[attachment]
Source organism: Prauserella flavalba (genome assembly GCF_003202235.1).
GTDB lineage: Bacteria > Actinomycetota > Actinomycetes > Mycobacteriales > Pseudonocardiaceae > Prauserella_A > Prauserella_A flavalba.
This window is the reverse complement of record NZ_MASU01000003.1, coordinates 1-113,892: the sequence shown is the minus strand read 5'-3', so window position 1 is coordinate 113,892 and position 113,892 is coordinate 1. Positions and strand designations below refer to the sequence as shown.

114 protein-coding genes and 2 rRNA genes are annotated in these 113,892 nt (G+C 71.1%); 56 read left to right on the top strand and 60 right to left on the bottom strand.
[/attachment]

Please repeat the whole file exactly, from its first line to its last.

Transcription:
Source organism: Prauserella flavalba (genome assembly GCF_003202235.1).
GTDB lineage: Bacteria > Actinomycetota > Actinomycetes > Mycobacteriales > Pseudonocardiaceae > Prauserella_A > Prauserella_A flavalba.
This window is the reverse complement of record NZ_MASU01000003.1, coordinates 1-113,892: the sequence shown is the minus strand read 5'-3', so window position 1 is coordinate 113,892 and position 113,892 is coordinate 1. Positions and strand designations below refer to the sequence as shown.

114 protein-coding genes and 2 rRNA genes are annotated in these 113,892 nt (G+C 71.1%); 56 read left to right on the top strand and 60 right to left on the bottom strand.